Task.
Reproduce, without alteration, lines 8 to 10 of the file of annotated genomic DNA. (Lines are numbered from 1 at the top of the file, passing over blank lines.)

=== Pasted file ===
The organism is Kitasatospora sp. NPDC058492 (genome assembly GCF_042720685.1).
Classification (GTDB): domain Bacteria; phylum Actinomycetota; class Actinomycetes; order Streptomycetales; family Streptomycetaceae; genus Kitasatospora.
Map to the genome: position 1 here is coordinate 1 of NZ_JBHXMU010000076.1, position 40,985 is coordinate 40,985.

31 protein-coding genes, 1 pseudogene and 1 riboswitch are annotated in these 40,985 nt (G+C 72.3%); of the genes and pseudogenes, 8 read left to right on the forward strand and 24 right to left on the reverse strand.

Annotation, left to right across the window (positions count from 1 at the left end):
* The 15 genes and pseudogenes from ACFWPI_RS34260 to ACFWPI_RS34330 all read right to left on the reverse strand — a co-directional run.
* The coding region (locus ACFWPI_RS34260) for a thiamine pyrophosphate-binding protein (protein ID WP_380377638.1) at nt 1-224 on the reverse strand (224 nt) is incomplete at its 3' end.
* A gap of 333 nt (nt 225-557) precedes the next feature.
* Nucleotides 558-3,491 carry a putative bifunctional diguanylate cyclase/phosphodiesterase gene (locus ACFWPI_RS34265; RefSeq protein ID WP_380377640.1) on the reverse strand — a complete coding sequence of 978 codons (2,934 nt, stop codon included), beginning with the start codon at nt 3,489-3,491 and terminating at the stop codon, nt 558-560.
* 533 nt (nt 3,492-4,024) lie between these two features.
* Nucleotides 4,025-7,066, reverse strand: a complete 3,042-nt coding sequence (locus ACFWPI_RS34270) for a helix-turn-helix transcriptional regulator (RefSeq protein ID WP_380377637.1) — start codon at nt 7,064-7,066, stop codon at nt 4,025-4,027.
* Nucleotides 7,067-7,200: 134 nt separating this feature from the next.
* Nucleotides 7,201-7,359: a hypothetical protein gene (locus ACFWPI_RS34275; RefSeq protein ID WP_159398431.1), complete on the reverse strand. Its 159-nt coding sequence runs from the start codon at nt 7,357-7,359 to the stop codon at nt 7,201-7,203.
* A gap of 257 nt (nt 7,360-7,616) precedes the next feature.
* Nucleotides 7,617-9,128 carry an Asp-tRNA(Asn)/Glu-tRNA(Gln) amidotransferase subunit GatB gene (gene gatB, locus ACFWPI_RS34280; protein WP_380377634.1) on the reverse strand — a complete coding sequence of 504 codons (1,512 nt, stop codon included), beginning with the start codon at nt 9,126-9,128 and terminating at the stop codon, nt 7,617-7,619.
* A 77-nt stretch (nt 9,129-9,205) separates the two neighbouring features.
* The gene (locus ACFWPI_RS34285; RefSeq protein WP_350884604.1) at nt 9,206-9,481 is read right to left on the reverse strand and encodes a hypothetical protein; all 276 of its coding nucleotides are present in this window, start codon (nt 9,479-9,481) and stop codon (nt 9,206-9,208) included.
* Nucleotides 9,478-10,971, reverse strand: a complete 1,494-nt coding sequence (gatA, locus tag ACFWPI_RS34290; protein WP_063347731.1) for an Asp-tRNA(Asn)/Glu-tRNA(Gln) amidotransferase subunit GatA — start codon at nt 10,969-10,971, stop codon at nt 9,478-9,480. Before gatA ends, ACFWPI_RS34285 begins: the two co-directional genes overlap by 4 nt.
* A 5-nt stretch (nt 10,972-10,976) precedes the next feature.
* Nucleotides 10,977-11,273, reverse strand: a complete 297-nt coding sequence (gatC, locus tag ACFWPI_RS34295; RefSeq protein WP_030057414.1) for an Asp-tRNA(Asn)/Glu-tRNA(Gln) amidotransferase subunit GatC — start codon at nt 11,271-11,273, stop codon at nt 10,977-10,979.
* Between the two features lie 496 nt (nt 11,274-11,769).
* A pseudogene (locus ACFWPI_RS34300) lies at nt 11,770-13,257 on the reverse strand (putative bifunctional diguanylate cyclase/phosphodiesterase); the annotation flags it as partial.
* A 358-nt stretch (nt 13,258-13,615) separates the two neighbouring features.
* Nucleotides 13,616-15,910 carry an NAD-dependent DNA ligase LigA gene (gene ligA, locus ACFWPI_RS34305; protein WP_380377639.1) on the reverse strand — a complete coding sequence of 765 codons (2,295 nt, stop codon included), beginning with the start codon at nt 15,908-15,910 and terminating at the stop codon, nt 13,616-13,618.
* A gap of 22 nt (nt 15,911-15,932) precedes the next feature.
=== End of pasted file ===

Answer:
* A gap of 333 nt (nt 225-557) precedes the next feature.
* Nucleotides 558-3,491 carry a putative bifunctional diguanylate cyclase/phosphodiesterase gene (locus ACFWPI_RS34265; RefSeq protein ID WP_380377640.1) on the reverse strand — a complete coding sequence of 978 codons (2,934 nt, stop codon included), beginning with the start codon at nt 3,489-3,491 and terminating at the stop codon, nt 558-560.
* 533 nt (nt 3,492-4,024) lie between these two features.